Prior to the U.S. Plant Patent Act in 1930, plants could not receive patent protection. Like other products of nature, such as minerals or microorganisms, plants were excluded by statute or judicial review, relegated to the philosophy of a heavenly, not human, creator. However, one horticulturalist named Luther Burbank, who is credited with producing more than 800 varieties of new plants, is thought to be the inspiration that led to the Plant Patent Act, which is now codified in 35 U.S.C. § 161. While Burbank was never awarded a plant patent during his lifetime (though patents were awarded in his name posthumously), his efforts are why horticulturists today enjoy the possibility of patenting new plant varieties.
Not just any plant on God’s green earth may be protected by a patent. The Code stipulates four requirements: First, the new plant variety must be asexually reproduced, in a manner other than growing from seed (grafting, for example). Second, the plant must be distinctive, reflecting an unmistakable difference to other varieties, such as color, scent or growing conditions. Third, the plant must be novel, not already found in nature. Finally, the plant must be nonobvious, which is based on the same requirements for utility patents found in 35 U.S.C. §101. Tuber-propagated plants, such as the Irish potato and the Jerusalem artichoke, though asexually reproduced, are not patentable because the same part of the plant that is used to reproduce is sold as food.
One aim of the Plant Patent Act was to extend to growers the same incentives afforded to inventors, which is the idea that patent protection promotes public good by allowing inventors to safeguard their discoveries for a limited time against exploitation, thereby motivating continued financial and intellectual discovery.
Additionally, since 1970, horticulturists may protect new varieties under the Plant Variety Protection Act (7 U.S.C. § 2321), which certifies plants reproduced by seed; prior to 1970, reproducing new varieties uniformly by seed was challenging, but techniques have since improved.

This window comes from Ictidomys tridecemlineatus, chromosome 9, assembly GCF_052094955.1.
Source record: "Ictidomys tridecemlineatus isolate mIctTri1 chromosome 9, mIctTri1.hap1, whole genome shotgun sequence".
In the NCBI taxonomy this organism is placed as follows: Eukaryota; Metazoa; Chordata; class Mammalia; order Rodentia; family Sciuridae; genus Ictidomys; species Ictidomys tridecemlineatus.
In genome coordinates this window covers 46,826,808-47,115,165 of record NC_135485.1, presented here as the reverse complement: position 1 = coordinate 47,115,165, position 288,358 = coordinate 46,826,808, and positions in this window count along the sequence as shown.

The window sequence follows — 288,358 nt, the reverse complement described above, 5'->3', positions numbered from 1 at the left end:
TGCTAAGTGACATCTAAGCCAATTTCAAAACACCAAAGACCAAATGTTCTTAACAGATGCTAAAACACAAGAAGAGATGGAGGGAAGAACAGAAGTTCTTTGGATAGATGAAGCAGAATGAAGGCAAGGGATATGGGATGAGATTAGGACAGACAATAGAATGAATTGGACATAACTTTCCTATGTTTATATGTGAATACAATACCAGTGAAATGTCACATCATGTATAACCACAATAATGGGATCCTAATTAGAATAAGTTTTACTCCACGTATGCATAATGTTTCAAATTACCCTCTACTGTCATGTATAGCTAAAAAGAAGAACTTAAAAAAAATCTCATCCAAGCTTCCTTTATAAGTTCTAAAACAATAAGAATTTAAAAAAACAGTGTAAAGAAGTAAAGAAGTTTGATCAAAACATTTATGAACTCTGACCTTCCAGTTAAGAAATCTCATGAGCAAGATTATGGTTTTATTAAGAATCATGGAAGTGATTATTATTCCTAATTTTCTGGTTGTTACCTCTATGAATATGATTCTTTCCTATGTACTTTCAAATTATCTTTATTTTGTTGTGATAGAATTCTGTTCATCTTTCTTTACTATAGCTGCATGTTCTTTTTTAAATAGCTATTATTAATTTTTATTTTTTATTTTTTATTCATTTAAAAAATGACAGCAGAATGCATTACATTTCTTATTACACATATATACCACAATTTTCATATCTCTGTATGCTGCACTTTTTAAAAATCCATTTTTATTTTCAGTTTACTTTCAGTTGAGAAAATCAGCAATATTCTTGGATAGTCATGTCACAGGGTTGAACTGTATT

A plant may also be protected by a utility patent, provided it is not naturally occurring. In this case, the plant must satisfy the usefulness, novelty, nonobviousness requirements of a utility patent.
But back to Luther Burbank, the horticulturist who spurred the Plant Patent Act: Burbank was born March 7, 1849 in Lancaster, Massachusetts, according to the Luther Burbank Home and Gardens website. Though not formally educated, at age 21, Burbank purchased land in Massachusetts with the goal of breeding plants. There he developed the well-known Burbank or Idaho potato. It is reported that Burbank sold the rights of the potato for $150. With the proceeds, according to the Encylopaedia Britannica article, “Luther Burbank: American Plant Breeder,” Burbank traveled to Santa Rosa, California, where he established a greenhouse and growing farms where he later developed the 800-plus plant varieties for which he is famous, including 113 varieties of plums and prunes, 10 varieties of berries, 50 varieties of lilies and the Freestone peach.
Burbank’s extensive work in horticulture genetics, his writings (for example, How Plants Are Treated to Work for Man), and his belief that plant breeding and production benefits from human ingenuity, is what many say spurred the 1930 Plant Patent Act. Burbank was granted plant patent numbers 12, 13, 14, 15, 16, 18, 41, 65, 66, 235, 266, 267, 269, 290, 291 and 1041 following his death, according to the ThoughtCo website article, “The Agricultural Innovations of Luther Burbank” by Mary Bellis, and he was inducted into the National Inventors Hall of Fame in 1986.
Interestingly, the person—Luther Burbank—who inspired the Plant Patent Act, which exempts potatoes because of their importance as a food source, is the same person who propagated the hardy Burbank potato that was exported from the United States to help Ireland recover from the horrific potato famine.